"Vinnie said Alex has been acting weird. What happens if she doesn't shape up?"

Lenore shrugged, not taking the question (or Raymond) all that seriously. "She'll never push it too far. The band's too important to her, she'd never risk losing it. She knows the limits very well, and she's too self-conscious to step over them by accident. So, she'll just be a pain in the ass for the rest of my us."
"So, how's it going in suffering-artist land?" Vinnie asked.

She opened her eyes and turned to face him.

"Don't take me so seriously!" He knew when to keep quiet. "You people. No wonder I can never work. Everybody blows it all out of proportion. If everybody treated Craig like this-"

"Oh, come on," he said. "If you didn't act-"

"I know," she said quietly, suddenly amused and resigned.

"I can never tell you anything about you."

"Believe me, I'm the expert. Oh, come on, let's stop all this foolishness."

He nodded as she took his beer from his hand and drank some. "I saw you talking to that woman from Boston. She's really weird, huh?"

Alex finished the beer. "She's not weird. She's playing games. I don't like her." Vinnie nodded, and she was angry at how easily he'd made up his mind that she wasn't telling the whole truth.

Vinnie looked around, ignoring her frown. "There are a lot of people here. We should do pretty well."

"You mean musically?"

"Okay, yeah. I think we'll be okay."
Raymond stood at the back of the bar as the lights went down.

He always felt a little nervous when Walking Wounded played, but for some reason this time he felt it more than usual. He took a swallow of beer and leaned back against the wall.They looked like they were in four different bands, but Raymond had always liked that. Alex was wearing a washed-out black T-shirt several sizes too large for her emaciated torso, and a pair of worm black corduroy pants, her feet bare. Craig wore a headband, a work-shirt and jeans and cowboy boots, all ancient-looking and wrinkled. Vinnie looked cool as always, combing his hair as the lights glinted off his leather jacket and motorcycle chains. Lenore looked attractively androgynous as always, Raymond thought, her long red hair, earrings and make-up contrasting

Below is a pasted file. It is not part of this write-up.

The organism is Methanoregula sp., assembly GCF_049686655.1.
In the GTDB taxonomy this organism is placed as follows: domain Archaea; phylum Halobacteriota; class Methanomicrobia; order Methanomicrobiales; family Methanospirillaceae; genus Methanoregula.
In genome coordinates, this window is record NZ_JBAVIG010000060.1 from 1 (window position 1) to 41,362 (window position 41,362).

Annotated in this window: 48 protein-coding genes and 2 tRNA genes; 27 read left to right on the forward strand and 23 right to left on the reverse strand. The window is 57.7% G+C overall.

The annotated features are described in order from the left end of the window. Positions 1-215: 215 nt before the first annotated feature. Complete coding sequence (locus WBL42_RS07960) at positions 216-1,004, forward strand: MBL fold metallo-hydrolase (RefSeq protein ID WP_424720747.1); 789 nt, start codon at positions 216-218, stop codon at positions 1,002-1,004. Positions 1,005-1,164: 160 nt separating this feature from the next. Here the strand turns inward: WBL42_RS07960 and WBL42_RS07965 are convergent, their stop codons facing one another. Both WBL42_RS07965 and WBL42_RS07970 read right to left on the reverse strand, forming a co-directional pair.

pleasantly with her tuxedo. She lit a cigarette and waited, smiling slightly.

Craig, as usual (Raymond was suddenly conscious of how predictable Craig was, how often "as usual" could be applied to him), seemed to take a few moments to realize where he was and to remember what was expected of him. He looked around running up and down the neck of his hand-painted guitar.

Raymond felt flattened back against the wall he was leaning on, not only by the volume but by the powerfully united structure of sound these three could produce behind Alex, who was standing center stage, hands clenched into fists at her sides, waiting for the exact right moment to jump into the song.

Then she did, and from then on Raymond was only vaguely conscious of Craig, leaning back on his heels and seeming to think about everything but the music, or of Vinnie, leaning forward, eyes always on Alex, the roar of his black and chrome bass shaking the floor, or of Lenore, unruffled, cigarette in the corner of her mouth, drumming hard enough to rattle teeth.

Go to: part two; part three